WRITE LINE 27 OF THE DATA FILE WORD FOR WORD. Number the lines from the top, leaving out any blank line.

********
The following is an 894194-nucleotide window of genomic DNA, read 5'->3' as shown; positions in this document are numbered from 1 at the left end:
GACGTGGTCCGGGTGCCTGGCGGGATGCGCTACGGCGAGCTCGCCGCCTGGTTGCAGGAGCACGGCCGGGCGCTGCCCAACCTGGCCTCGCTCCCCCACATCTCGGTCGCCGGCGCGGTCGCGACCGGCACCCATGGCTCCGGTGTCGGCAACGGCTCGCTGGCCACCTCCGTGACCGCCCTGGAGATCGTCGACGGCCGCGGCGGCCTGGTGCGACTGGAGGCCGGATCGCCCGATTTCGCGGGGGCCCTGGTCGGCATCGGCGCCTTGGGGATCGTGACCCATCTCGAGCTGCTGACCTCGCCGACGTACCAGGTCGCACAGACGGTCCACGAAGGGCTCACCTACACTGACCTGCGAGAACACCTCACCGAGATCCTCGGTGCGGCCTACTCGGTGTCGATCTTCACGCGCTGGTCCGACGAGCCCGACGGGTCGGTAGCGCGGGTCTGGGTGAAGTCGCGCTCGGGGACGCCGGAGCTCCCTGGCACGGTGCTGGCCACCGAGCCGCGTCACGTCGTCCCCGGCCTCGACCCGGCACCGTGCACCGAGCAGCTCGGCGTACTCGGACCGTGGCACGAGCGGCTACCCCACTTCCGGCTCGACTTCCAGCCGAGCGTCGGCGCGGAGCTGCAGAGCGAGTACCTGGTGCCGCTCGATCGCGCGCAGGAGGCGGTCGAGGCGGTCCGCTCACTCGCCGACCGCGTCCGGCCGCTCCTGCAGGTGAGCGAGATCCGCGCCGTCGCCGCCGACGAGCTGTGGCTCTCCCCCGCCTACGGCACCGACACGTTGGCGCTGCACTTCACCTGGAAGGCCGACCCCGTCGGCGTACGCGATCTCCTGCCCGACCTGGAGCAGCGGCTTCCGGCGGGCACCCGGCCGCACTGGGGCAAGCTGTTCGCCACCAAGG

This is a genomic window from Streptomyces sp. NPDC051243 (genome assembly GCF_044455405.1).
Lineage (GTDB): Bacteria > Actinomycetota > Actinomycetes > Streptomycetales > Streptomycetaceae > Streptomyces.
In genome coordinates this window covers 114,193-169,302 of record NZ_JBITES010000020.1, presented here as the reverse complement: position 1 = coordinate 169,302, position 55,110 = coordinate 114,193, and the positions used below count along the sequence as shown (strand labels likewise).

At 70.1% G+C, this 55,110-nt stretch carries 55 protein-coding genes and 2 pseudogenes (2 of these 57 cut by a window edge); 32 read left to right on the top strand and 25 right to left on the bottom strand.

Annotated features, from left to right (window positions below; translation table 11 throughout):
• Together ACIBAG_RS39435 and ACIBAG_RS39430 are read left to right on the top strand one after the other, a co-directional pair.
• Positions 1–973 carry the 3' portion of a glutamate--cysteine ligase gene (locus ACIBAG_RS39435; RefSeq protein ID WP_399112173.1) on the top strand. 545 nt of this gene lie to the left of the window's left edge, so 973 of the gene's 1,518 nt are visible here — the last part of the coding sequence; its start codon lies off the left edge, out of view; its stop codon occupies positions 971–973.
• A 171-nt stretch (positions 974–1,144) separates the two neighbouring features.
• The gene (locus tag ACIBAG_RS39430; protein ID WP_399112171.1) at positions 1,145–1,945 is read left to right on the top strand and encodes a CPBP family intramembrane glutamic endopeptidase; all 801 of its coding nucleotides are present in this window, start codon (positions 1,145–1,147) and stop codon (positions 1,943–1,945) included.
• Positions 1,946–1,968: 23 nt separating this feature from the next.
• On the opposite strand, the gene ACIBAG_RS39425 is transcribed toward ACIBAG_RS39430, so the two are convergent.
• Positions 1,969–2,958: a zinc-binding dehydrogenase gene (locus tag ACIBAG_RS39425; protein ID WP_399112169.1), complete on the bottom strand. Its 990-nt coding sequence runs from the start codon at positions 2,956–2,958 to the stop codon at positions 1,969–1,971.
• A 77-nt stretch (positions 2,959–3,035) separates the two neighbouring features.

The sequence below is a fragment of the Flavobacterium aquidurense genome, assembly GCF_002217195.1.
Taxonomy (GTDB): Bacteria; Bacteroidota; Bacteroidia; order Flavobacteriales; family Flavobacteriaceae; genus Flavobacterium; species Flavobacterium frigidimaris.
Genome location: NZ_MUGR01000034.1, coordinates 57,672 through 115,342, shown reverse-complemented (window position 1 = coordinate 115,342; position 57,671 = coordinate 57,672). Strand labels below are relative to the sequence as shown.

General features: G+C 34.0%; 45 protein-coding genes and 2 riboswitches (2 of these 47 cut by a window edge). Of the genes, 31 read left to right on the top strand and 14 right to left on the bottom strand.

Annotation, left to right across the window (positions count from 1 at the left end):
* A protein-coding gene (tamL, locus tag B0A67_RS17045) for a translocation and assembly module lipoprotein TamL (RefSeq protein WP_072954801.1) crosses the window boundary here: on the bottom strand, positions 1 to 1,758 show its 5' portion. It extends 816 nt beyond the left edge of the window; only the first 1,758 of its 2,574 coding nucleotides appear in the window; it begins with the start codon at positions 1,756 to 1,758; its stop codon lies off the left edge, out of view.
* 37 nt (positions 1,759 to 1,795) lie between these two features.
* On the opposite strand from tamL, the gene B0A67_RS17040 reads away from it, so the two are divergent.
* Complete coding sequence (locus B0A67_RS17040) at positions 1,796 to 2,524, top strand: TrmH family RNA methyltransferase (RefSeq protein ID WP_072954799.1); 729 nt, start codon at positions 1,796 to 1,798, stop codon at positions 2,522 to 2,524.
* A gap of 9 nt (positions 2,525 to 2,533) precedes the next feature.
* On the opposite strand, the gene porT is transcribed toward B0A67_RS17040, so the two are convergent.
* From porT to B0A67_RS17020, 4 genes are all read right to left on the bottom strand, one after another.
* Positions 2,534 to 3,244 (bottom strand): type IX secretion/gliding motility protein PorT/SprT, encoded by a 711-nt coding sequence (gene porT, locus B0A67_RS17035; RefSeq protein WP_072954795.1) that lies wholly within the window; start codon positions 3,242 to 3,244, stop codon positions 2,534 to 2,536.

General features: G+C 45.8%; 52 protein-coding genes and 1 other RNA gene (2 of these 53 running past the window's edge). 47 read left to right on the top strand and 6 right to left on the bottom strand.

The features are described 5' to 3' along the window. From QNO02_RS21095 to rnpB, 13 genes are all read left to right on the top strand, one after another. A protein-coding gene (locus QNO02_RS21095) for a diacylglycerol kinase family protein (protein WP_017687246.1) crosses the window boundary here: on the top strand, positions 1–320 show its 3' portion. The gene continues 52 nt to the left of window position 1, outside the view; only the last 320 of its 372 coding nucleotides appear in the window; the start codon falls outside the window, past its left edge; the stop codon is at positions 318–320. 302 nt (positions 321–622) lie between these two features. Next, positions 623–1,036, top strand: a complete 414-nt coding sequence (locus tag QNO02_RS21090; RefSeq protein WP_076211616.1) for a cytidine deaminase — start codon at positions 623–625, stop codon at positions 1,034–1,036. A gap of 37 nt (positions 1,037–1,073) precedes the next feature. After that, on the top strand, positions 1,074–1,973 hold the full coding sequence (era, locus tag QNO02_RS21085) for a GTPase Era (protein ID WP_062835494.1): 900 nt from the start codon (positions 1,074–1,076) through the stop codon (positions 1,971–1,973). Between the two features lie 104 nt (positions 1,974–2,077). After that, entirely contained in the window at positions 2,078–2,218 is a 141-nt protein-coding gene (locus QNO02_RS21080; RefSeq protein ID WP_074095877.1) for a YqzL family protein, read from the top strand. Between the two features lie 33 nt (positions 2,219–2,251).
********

* From porT to B0A67_RS17020, 4 genes are all read right to left on the bottom strand, one after another.